Criminal Law

1051. Sexual Penetration by Fraud

The defendant is charged [in Count ______] with sexual penetration by fraud.

To prove that the defendant is guilty of this crime, the People must prove that:

1. The defendant committed an act of sexual penetration with another person;

2. At the time of the act, the defendant and the other person were not married to each other;

3. The penetration was accomplished by using (a/an) (foreign object[,]/ [or] substance[,]/ [or] instrument[,]/ [or] device[,]/ [or] unknown object);

4. The other person submitted to the act because (he/she) believed the person (committing the act/causing the act to be committed) was (his/her) spouse;


5. The defendant tricked, lied, [used an artifice or pretense,] or concealed information, intending to make the other person believe that they were married to each other.

Sexual penetration means (penetration, however slight, of the genital or anal opening of the other person/ [or] causing the other person to penetrate, however slightly, the defendant's or someone else's genital or anal opening/ [or] causing the other person to penetrate, however slightly, his or her own genital or anal opening) for the purpose of sexual abuse, arousal, or gratification.

[A foreign object, substance, instrument, or device includes any part of the body except a sexual organ.] [An unknown object includes any foreign object, substance, instrument, or device, or any part of the body, including a penis, if it is not known what object was used to accomplish the penetration.]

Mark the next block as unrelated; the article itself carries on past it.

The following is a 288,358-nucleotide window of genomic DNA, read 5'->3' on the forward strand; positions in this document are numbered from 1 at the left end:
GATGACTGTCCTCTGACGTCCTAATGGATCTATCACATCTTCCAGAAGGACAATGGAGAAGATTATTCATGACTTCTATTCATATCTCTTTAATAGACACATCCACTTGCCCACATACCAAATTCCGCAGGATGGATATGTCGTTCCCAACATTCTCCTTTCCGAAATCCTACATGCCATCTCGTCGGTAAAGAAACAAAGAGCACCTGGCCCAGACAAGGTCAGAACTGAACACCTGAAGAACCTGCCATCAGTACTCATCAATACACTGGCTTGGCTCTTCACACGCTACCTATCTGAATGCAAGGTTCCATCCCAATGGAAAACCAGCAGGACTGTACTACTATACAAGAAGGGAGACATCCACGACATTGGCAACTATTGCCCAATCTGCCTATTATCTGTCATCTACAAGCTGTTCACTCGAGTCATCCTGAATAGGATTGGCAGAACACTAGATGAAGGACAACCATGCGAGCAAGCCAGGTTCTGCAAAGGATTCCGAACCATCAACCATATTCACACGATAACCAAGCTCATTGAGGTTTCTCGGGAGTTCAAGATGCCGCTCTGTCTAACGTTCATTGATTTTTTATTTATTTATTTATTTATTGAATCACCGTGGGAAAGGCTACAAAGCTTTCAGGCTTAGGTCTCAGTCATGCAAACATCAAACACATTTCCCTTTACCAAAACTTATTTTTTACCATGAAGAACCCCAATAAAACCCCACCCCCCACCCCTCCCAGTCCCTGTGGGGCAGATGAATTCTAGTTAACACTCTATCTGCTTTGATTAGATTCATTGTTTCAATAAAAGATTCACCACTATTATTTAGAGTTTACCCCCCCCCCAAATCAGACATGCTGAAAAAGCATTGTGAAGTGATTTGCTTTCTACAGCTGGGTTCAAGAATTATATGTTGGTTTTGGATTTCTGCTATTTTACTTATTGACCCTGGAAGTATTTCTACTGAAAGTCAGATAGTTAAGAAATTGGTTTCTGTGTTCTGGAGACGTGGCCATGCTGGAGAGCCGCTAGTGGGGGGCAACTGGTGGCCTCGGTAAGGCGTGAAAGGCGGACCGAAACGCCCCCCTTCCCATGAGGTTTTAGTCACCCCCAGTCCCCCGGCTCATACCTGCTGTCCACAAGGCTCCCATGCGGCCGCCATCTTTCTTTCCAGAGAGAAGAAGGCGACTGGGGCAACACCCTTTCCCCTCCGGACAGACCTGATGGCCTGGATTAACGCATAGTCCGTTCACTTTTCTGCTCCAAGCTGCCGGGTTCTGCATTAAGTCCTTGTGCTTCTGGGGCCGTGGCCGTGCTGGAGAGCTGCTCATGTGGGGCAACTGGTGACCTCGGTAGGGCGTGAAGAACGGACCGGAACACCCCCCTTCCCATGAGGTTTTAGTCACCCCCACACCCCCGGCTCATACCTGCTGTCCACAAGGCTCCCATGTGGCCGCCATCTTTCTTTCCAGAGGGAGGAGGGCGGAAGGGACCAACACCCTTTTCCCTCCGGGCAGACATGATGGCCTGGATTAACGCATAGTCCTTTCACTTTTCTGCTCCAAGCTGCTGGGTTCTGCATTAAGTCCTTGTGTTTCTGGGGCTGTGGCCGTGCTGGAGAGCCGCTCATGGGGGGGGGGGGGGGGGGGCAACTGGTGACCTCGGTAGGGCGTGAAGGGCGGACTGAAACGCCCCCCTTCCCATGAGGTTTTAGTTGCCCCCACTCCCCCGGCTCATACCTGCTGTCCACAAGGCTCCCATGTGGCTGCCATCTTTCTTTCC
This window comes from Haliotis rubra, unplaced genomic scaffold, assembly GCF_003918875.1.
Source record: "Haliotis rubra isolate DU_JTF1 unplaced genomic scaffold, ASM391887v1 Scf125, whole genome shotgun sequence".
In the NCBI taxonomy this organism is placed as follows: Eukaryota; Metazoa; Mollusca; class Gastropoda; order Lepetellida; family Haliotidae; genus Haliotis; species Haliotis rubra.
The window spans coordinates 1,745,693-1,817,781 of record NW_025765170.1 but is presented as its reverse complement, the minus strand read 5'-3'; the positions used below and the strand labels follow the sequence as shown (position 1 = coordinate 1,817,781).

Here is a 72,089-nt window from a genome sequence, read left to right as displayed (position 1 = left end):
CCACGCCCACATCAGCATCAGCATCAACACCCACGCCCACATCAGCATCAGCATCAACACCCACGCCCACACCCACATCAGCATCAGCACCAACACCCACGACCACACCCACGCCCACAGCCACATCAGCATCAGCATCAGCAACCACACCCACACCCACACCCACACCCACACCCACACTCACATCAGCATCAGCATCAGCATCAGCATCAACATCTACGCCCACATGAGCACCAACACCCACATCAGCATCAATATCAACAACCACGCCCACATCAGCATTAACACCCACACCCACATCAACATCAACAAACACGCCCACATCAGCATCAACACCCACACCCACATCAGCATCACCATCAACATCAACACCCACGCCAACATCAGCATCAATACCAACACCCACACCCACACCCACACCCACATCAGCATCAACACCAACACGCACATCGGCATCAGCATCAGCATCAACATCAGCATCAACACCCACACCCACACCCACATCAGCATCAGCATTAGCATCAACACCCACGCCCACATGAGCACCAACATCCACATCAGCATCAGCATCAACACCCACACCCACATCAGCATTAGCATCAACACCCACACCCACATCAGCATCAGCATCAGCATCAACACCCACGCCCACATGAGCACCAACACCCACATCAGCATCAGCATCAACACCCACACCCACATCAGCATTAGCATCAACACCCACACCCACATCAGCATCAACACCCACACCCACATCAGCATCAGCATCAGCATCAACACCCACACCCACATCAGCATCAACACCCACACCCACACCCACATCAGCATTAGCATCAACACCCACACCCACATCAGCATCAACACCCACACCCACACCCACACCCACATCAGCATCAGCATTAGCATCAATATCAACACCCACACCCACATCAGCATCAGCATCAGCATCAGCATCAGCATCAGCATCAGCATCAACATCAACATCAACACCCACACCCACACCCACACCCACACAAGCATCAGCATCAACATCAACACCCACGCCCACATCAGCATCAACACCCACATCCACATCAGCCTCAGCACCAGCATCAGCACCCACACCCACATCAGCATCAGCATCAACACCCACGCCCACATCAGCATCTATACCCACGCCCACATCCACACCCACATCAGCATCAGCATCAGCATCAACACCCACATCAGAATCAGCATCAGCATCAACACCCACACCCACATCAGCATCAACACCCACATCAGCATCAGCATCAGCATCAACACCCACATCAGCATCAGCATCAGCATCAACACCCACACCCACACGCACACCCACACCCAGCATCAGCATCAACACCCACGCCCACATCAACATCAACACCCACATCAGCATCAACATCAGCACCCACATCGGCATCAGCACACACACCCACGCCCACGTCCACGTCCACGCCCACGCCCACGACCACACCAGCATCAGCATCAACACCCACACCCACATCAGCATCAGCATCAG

[Penetration for sexual abuse means penetration for the purpose of causing pain, injury, or discomfort.]

Bench Notes

Instructional Duty

The court has a sua sponte duty to give an instruction defining the elements of the crime.

Related Instructions

CALCRIM No. 1046, Sexual Penetration in Concert, may be given in conjunction with this instruction if appropriate.


Elements. Pen. Code, § 289(f).

Foreign Object, Substance, Instrument, or Device Defined. Pen. Code, § 289(k)(2); see People v. Wilcox (1986) 177 Cal.App.3d 715, 717 [223 Cal.Rptr. 170] [a finger is a "foreign object"].

Sexual Penetration Defined. Pen. Code, § 289(k)(1); see People v. Quintana (2001) 89 Cal.App.4th 1362, 1371 [108 Cal.Rptr.2d 235] [penetration of genital opening refers to penetration of labia majora, not the vagina].

Unknown Object Defined. Pen. Code, § 289(k)(3).

Sexual Abuse Defined. People v. White (1986) 179 Cal.App.3d 193, 205-206 [224 Cal.Rptr. 467].

Secondary Sources

2 Witkin & Epstein, California Criminal Law (3d ed. 2000) Sex Offenses and Crimes Against Decency, §§ 47, 49.

6 Millman, Sevilla & Tarlow, California Criminal Defense Practice, Ch. 142, Crimes Against the Person, § 142.20[1][d], [6] (Matthew Bender).

Lesser Included Offenses

Assault. Pen. Code, § 240.

Attempted Sexual Penetration by Fraud. Pen. Code, §§ 664, 289(f).

Battery. Pen. Code, § 242.

Related Issues

See the Related Issues section under CALCRIM No. 1045, Sexual Penetration by Force, Fear, or Threats.

(New January 2006)